GSA Annual Meeting in Denver, Colorado, USA - 2016

Paper No. 37-4
Presentation Time: 2:20 PM


MAHIN, Robert and BEACH, Steve, Lundin Mining Corp., Eagle Mine, 4547 C.R. 601, Champion, MI 49814,

In 2016, Lundin Mining Corporation announced the new Eagle East magmatic nickel-copper deposit, located near its Eagle Mine in Michigan’s Upper Peninsula (Lundin, 2016). Both deposits are hosted by 1 Ga Midcontinent Rift-related intrusions that intrude the Paleoproterozoic Baraga Basin. Both intrusions modally classify as feldspathic lherzolites to feldspathic olivine websterites (Mulcahy et al., 2016). Massive sulfides (MSU) consist of greater than 80% pentlandite, chalcopyrite, and pyrrhotite. Semi-massive sulfides (SMSU) consist of net-textured sulfides and silicates. Also present are magmatic breccias and disseminated sulfides. The Eagle deposit is a sub-vertical blowout. In contrast, the Eagle East zone is horizontal.

Early indications that Eagle East (aka Yellow Dog Peridotite) could host economic mineralization were based on trace copper and sulfur (Klasner et al., 1977). Kennecott explored for magmatic nickel-copper in the region from the early 1990’s, eventually discovering Eagle in 2002. Lundin acquired the project in 2013 and renewed exploration focusing on near mine targets. Eagle East hosted low grade mineralization and was open at depth. Nickel and copper tenors were higher at Eagle East than at Eagle, so the potential remained for higher grades. Directional drilling was used to trace the thin, deep feeder dike. Early intercepts in 2013 and 2014 yielded SMSU and magmatic breccias not found in the upper part of Eagle East and spurred more drilling (Lundin, 2014). Further tracing found that the dike changed from a 50 degree plunge to horizontal. It was in this flat section where high grade MSU and SMSU were discovered. Eagle East is thus an excellent example of the chonolith model of magmatic mineralization where accumulations of sulfides occur at a change in the orientation of a dynamic conduit.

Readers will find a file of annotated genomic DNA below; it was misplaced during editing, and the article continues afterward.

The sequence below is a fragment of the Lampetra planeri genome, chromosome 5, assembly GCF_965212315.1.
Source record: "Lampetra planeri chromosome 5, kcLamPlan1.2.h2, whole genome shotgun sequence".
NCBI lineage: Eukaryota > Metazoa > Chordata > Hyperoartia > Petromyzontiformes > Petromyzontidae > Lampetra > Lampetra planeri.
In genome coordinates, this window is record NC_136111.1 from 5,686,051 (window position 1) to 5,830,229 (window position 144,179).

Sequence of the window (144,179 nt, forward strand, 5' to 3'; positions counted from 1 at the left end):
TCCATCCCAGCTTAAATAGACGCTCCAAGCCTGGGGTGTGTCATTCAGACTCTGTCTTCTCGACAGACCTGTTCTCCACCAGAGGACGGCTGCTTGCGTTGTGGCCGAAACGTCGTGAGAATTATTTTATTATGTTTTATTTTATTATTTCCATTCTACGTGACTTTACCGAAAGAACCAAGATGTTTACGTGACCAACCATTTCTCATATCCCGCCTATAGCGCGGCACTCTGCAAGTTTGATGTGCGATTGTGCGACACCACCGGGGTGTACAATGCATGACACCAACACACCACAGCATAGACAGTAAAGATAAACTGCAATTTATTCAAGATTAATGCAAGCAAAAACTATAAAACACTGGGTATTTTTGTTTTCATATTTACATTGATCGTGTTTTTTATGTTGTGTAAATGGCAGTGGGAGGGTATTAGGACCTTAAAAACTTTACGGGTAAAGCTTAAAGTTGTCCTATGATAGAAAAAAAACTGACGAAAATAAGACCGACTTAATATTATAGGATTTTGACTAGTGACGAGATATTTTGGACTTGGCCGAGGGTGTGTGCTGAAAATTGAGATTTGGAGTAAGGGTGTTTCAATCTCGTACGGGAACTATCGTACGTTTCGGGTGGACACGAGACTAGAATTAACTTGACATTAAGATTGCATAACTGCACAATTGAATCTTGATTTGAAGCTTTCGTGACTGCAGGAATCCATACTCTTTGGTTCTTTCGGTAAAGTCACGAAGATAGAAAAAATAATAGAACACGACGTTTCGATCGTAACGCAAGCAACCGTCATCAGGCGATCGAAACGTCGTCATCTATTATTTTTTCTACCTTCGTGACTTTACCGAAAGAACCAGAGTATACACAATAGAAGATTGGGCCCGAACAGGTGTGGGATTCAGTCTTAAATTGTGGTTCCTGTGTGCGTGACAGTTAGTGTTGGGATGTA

In recent studies, Ding (2010) interpreted incompatible trace element ratios at Eagle to indicate the involvement of two to four distinct parental magmas. Mulcahy et al. (2016) concluded that this range can be attributed to a single parental magma type. A two magma source was also asserted in Ding et al. (2012) based on sulfur isotope studies. Hinks et al. (2016) suggested that mixing of crustal-sourced sulfur from host sediments and Archean basement could have averaged the observed δ34S with a single magma source.